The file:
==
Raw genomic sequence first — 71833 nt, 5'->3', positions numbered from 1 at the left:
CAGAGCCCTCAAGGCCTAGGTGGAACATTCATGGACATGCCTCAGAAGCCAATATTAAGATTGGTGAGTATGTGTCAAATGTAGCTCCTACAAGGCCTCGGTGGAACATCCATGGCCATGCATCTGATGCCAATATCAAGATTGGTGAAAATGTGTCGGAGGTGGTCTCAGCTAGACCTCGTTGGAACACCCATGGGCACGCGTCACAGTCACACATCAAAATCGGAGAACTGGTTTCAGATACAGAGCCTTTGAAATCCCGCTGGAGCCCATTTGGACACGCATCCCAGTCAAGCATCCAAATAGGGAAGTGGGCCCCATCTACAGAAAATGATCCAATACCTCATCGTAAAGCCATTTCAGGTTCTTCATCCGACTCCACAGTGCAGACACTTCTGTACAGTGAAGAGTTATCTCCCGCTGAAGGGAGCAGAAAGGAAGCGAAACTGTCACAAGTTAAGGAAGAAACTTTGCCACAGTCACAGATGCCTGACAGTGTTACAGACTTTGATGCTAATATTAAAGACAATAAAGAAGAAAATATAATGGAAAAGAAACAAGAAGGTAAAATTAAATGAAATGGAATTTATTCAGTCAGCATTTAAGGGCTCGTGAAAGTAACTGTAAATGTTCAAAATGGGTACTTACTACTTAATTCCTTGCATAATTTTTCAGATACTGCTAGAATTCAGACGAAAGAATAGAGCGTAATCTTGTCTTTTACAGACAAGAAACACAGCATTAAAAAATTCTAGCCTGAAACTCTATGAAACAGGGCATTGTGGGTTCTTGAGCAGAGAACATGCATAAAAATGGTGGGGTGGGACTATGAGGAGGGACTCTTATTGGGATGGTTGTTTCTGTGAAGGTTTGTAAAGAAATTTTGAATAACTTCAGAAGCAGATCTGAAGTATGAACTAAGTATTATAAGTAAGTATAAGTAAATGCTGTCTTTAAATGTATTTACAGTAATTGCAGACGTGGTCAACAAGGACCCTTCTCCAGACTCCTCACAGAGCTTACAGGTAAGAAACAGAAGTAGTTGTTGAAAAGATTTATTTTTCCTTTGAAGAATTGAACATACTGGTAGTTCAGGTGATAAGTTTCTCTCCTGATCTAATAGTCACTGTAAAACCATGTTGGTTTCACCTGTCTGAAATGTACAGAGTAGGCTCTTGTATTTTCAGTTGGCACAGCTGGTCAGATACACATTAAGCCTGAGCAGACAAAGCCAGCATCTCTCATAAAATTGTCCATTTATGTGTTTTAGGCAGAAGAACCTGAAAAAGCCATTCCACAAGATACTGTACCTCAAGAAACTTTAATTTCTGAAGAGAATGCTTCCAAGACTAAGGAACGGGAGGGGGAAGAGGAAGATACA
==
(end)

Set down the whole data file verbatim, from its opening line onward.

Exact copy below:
Raw genomic sequence first — 71833 nt, 5'->3', positions numbered from 1 at the left:
CAGAGCCCTCAAGGCCTAGGTGGAACATTCATGGACATGCCTCAGAAGCCAATATTAAGATTGGTGAGTATGTGTCAAATGTAGCTCCTACAAGGCCTCGGTGGAACATCCATGGCCATGCATCTGATGCCAATATCAAGATTGGTGAAAATGTGTCGGAGGTGGTCTCAGCTAGACCTCGTTGGAACACCCATGGGCACGCGTCACAGTCACACATCAAAATCGGAGAACTGGTTTCAGATACAGAGCCTTTGAAATCCCGCTGGAGCCCATTTGGACACGCATCCCAGTCAAGCATCCAAATAGGGAAGTGGGCCCCATCTACAGAAAATGATCCAATACCTCATCGTAAAGCCATTTCAGGTTCTTCATCCGACTCCACAGTGCAGACACTTCTGTACAGTGAAGAGTTATCTCCCGCTGAAGGGAGCAGAAAGGAAGCGAAACTGTCACAAGTTAAGGAAGAAACTTTGCCACAGTCACAGATGCCTGACAGTGTTACAGACTTTGATGCTAATATTAAAGACAATAAAGAAGAAAATATAATGGAAAAGAAACAAGAAGGTAAAATTAAATGAAATGGAATTTATTCAGTCAGCATTTAAGGGCTCGTGAAAGTAACTGTAAATGTTCAAAATGGGTACTTACTACTTAATTCCTTGCATAATTTTTCAGATACTGCTAGAATTCAGACGAAAGAATAGAGCGTAATCTTGTCTTTTACAGACAAGAAACACAGCATTAAAAAATTCTAGCCTGAAACTCTATGAAACAGGGCATTGTGGGTTCTTGAGCAGAGAACATGCATAAAAATGGTGGGGTGGGACTATGAGGAGGGACTCTTATTGGGATGGTTGTTTCTGTGAAGGTTTGTAAAGAAATTTTGAATAACTTCAGAAGCAGATCTGAAGTATGAACTAAGTATTATAAGTAAGTATAAGTAAATGCTGTCTTTAAATGTATTTACAGTAATTGCAGACGTGGTCAACAAGGACCCTTCTCCAGACTCCTCACAGAGCTTACAGGTAAGAAACAGAAGTAGTTGTTGAAAAGATTTATTTTTCCTTTGAAGAATTGAACATACTGGTAGTTCAGGTGATAAGTTTCTCTCCTGATCTAATAGTCACTGTAAAACCATGTTGGTTTCACCTGTCTGAAATGTACAGAGTAGGCTCTTGTATTTTCAGTTGGCACAGCTGGTCAGATACACATTAAGCCTGAGCAGACAAAGCCAGCATCTCTCATAAAATTGTCCATTTATGTGTTTTAGGCAGAAGAACCTGAAAAAGCCATTCCACAAGATACTGTACCTCAAGAAACTTTAATTTCTGAAGAGAATGCTTCCAAGACTAAGGAACGGGAGGGGGAAGAGGAAGATACA